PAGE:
Operation Thunderbolt - An Unbelievable Mission - TJS Film
Operation Thunderbolt has gone down in history for its audacity, but the mission could have ended very differently. On June 27, 1979, the 260 passengers on board Air France flight 139 from Athens to Paris had no idea they would soon be part of one of the most daring rescue missions of all time.
Flying thousands of miles, the unit, led by Colonel Yoni Netanyahu, carried out one of the most audacious raids in history.
The bold operation amazed the world and gave hope to Jews across the globe that Israel would not sit by while Jewish and Israel lives were threatened.
HERMAN WOUK, FOREWORD TO LETTERS OF YONI
The exploit stunned the world. In the continuing struggle of civilized men against the mounting global crime of terrorism, Entebbe shines, a beacon in dense gloom.
YONI NETANYAHU, LETTERS OF YONI, JUNE 2, 1967
[The context is a letter to his girlfriend, Tutti, right before the Six-Day War]
It’s a bit odd to sit in the army and just wait for war. To kill and perhaps be killed-instead of being with you. How utterly absurd.
YONI NETANYAHU, LETTERS OF YONI, JUNE 12, 1967
[The context is a letter to his parents and brother, Iddo, following the Six-Day War] This was a “good” war, and it’s good that it’s over. Had it gone on for a few more days, I’m sure we could have gotten to Cairo and Damascus, but we got what we wanted. You should have seen our men fighting! There’s no army like ours! None! It’s an army that only wants peace and doesn’t look for war,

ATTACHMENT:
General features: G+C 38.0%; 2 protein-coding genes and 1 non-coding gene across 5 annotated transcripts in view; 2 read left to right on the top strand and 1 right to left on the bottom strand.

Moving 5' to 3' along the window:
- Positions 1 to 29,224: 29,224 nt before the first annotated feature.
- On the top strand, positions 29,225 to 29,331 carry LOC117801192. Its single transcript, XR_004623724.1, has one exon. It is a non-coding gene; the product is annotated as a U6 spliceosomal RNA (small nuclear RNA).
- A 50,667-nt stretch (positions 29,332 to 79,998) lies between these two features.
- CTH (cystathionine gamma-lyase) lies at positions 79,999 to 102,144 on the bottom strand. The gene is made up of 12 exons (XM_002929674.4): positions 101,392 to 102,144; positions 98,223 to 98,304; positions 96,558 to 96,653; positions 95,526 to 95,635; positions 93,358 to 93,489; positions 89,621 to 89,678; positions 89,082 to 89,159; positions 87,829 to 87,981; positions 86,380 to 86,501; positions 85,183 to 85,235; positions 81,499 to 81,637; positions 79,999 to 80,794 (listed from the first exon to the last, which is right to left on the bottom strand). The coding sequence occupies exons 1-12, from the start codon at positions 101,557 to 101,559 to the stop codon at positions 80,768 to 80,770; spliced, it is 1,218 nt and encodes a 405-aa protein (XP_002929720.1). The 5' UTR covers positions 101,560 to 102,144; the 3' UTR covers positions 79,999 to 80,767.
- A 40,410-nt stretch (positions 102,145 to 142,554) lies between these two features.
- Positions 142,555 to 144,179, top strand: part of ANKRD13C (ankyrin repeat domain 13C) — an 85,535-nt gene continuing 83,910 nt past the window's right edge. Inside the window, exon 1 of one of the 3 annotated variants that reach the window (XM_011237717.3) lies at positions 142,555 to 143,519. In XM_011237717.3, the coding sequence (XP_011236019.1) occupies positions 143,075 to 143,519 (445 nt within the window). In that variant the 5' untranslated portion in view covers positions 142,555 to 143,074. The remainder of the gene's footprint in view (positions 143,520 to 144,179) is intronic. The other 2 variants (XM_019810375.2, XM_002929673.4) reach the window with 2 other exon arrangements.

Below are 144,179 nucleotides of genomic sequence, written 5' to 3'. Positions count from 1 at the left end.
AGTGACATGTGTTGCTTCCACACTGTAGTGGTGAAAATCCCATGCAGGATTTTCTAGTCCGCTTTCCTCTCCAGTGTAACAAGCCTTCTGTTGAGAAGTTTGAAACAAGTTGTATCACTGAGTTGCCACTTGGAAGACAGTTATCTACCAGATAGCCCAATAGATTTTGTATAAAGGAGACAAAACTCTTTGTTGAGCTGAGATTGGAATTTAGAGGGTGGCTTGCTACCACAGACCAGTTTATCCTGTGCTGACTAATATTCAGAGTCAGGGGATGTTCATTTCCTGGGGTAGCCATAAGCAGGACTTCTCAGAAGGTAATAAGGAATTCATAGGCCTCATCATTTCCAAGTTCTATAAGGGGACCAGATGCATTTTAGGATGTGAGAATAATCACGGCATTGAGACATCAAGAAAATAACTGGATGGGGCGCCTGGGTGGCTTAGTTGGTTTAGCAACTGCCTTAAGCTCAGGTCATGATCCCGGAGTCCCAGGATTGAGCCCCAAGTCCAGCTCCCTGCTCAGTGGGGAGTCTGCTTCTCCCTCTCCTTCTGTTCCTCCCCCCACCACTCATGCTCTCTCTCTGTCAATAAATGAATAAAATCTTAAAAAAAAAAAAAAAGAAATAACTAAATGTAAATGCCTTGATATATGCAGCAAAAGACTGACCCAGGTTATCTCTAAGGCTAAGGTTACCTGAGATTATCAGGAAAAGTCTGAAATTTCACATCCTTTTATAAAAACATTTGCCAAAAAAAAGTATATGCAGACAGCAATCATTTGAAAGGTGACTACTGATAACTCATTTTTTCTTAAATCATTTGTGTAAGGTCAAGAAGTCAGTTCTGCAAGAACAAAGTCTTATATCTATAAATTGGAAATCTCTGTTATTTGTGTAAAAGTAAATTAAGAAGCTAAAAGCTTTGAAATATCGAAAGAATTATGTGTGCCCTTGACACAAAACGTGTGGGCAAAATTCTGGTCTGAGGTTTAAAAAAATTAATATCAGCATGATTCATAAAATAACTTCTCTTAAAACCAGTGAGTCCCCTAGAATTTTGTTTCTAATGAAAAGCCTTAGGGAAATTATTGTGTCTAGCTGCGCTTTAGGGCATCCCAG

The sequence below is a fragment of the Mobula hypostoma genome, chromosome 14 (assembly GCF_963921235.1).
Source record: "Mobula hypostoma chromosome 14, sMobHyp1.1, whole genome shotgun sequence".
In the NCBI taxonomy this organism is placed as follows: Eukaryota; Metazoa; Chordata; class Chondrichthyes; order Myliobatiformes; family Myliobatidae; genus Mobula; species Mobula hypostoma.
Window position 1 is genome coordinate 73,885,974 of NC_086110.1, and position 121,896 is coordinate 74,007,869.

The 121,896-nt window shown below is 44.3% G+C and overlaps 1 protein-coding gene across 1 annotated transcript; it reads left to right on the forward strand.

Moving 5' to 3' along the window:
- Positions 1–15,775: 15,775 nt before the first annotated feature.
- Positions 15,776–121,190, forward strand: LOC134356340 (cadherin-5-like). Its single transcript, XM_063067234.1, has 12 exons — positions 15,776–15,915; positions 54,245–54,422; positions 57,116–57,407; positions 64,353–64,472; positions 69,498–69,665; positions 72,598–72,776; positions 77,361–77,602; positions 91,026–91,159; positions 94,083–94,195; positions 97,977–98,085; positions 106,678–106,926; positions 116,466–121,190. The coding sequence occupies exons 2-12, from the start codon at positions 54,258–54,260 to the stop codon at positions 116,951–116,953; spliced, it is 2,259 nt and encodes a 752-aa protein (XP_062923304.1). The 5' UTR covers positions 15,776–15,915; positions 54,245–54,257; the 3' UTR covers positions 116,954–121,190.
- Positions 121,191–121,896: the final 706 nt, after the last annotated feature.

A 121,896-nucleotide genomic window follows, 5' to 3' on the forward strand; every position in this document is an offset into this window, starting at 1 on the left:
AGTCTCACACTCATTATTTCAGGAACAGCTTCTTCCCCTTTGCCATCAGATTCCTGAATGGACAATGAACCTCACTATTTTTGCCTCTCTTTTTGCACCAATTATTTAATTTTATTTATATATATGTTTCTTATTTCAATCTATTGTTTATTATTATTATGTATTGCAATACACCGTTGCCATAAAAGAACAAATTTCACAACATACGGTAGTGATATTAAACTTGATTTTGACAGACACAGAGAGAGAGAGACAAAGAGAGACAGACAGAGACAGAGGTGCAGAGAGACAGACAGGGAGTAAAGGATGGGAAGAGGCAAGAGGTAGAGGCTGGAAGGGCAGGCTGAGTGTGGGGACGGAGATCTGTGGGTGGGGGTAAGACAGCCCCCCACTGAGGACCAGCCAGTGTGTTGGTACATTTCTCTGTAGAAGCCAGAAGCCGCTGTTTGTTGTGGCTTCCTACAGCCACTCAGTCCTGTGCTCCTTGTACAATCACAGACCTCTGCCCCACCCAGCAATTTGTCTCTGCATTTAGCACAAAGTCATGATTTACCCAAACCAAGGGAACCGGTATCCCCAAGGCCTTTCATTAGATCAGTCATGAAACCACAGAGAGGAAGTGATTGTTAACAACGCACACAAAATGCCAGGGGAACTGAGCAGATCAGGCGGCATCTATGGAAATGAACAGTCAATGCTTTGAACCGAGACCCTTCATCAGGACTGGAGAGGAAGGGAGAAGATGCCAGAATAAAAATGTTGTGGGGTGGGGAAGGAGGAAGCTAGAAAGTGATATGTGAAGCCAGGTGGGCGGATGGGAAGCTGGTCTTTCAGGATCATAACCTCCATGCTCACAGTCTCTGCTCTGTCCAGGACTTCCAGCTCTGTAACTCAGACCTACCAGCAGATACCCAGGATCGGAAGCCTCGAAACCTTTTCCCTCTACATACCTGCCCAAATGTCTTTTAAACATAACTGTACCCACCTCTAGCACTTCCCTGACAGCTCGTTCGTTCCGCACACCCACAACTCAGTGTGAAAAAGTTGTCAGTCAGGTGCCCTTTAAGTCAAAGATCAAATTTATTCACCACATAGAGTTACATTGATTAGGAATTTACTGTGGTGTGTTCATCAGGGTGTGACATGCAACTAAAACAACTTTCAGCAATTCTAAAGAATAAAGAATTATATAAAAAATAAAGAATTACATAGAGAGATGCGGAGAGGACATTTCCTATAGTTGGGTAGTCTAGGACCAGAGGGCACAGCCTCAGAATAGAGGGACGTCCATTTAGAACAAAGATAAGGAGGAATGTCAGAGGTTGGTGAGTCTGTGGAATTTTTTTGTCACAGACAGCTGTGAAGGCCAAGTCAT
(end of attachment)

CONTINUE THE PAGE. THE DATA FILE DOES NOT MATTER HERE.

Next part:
yet when it has to fight, there’s no power that can stop it.
SHIMON PERES, NO ROOM FOR SMALL DREAMS
If leaders demand allegiance without creativity and outside inspiration, the odds of failure vastly increase.
SHIMON PERES, NO ROOM FOR SMALL DREAMS
If we give in to the hijackers’ demand and release terrorists, everyone will understand us, but no one will respect us. If, on the other hand, we conduct a military operation to free hostages, it is possible that no one will understand us, but everyone will respect us.
MENACHEM BEGIN, QUOTED IN YEHUDA AVNER, THE PRIME MINISTERS
Not since the Six-Day War has our nation known such a profound sense of unity… Mr. Prime Minister, you who are the leader of the team, I say that while your colleagues have a share in the decision making responsibility, upon your shoulders rests an extra morsel of responsibility and who can weigh that extra morsel? …We are no empire. We are but a small nation… but after all that has befallen our nation throughout all the generations and not the least the generation of the holocaust–we declare that if there be anyone anywhere who is persecuted or humiliated or threatened or abducted is in any way endangered simply because he or she is a Jew, then let the whole world know that we, Israel the Jewish state, shall marshal all our strength to come to their aid and bring them to the safe haven of our homeland. This is the message of Entebbe.
EYAL BOERS, QUOTED IN EETA PRINCE GIBSON, “ENTEBBE’S FORGOTTEN DEAD,” TABLET MAGAZINE,
All nations need myths. And often, when they tell their myths, they leave out the parts that are uncomfortable or sad. We needed Entebbe to overcome the trauma of the Yom Kippur War. And there was no place for stories about friendly fire or collateral damage. And it was easier in those days for officials to lie–or at least not to give full information to the public. Media and information were slower, and the public trusted its officials.